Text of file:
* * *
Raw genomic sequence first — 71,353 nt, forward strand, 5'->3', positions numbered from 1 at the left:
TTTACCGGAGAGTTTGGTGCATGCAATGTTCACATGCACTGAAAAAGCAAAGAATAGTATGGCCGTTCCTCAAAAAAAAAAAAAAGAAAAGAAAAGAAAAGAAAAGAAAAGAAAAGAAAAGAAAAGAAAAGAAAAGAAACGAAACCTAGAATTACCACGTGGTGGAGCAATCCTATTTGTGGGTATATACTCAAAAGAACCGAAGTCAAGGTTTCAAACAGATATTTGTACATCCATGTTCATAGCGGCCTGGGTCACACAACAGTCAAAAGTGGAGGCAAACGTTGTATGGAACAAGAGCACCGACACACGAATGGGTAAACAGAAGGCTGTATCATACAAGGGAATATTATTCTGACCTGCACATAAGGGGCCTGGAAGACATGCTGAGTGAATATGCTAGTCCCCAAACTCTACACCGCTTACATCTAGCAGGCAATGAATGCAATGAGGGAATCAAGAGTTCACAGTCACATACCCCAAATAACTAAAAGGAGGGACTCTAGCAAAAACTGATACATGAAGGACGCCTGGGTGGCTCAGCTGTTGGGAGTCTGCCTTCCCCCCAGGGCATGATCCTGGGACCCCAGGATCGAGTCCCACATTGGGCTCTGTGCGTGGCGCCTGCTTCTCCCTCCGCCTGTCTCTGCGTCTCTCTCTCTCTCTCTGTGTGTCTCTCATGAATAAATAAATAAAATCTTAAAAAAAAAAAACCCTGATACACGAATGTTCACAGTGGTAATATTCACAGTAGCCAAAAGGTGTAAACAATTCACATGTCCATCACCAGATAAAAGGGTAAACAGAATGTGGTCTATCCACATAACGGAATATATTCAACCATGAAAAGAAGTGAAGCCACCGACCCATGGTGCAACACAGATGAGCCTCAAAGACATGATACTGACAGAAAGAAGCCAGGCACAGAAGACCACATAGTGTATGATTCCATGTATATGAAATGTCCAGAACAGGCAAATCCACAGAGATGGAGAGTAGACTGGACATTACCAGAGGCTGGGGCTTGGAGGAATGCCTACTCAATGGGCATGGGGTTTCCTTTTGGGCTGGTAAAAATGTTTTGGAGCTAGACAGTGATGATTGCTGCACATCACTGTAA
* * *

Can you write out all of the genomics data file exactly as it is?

Raw genomic sequence first — 71,353 nt, forward strand, 5'->3', positions numbered from 1 at the left:
TTTACCGGAGAGTTTGGTGCATGCAATGTTCACATGCACTGAAAAAGCAAAGAATAGTATGGCCGTTCCTCAAAAAAAAAAAAAAGAAAAGAAAAGAAAAGAAAAGAAAAGAAAAGAAAAGAAAAGAAAAGAAAAGAAACGAAACCTAGAATTACCACGTGGTGGAGCAATCCTATTTGTGGGTATATACTCAAAAGAACCGAAGTCAAGGTTTCAAACAGATATTTGTACATCCATGTTCATAGCGGCCTGGGTCACACAACAGTCAAAAGTGGAGGCAAACGTTGTATGGAACAAGAGCACCGACACACGAATGGGTAAACAGAAGGCTGTATCATACAAGGGAATATTATTCTGACCTGCACATAAGGGGCCTGGAAGACATGCTGAGTGAATATGCTAGTCCCCAAACTCTACACCGCTTACATCTAGCAGGCAATGAATGCAATGAGGGAATCAAGAGTTCACAGTCACATACCCCAAATAACTAAAAGGAGGGACTCTAGCAAAAACTGATACATGAAGGACGCCTGGGTGGCTCAGCTGTTGGGAGTCTGCCTTCCCCCCAGGGCATGATCCTGGGACCCCAGGATCGAGTCCCACATTGGGCTCTGTGCGTGGCGCCTGCTTCTCCCTCCGCCTGTCTCTGCGTCTCTCTCTCTCTCTCTGTGTGTCTCTCATGAATAAATAAATAAAATCTTAAAAAAAAAAAACCCTGATACACGAATGTTCACAGTGGTAATATTCACAGTAGCCAAAAGGTGTAAACAATTCACATGTCCATCACCAGATAAAAGGGTAAACAGAATGTGGTCTATCCACATAACGGAATATATTCAACCATGAAAAGAAGTGAAGCCACCGACCCATGGTGCAACACAGATGAGCCTCAAAGACATGATACTGACAGAAAGAAGCCAGGCACAGAAGACCACATAGTGTATGATTCCATGTATATGAAATGTCCAGAACAGGCAAATCCACAGAGATGGAGAGTAGACTGGACATTACCAGAGGCTGGGGCTTGGAGGAATGCCTACTCAATGGGCATGGGGTTTCCTTTTGGGCTGGTAAAAATGTTTTGGAGCTAGACAGTGATGATTGCTGCACATCACTGTAA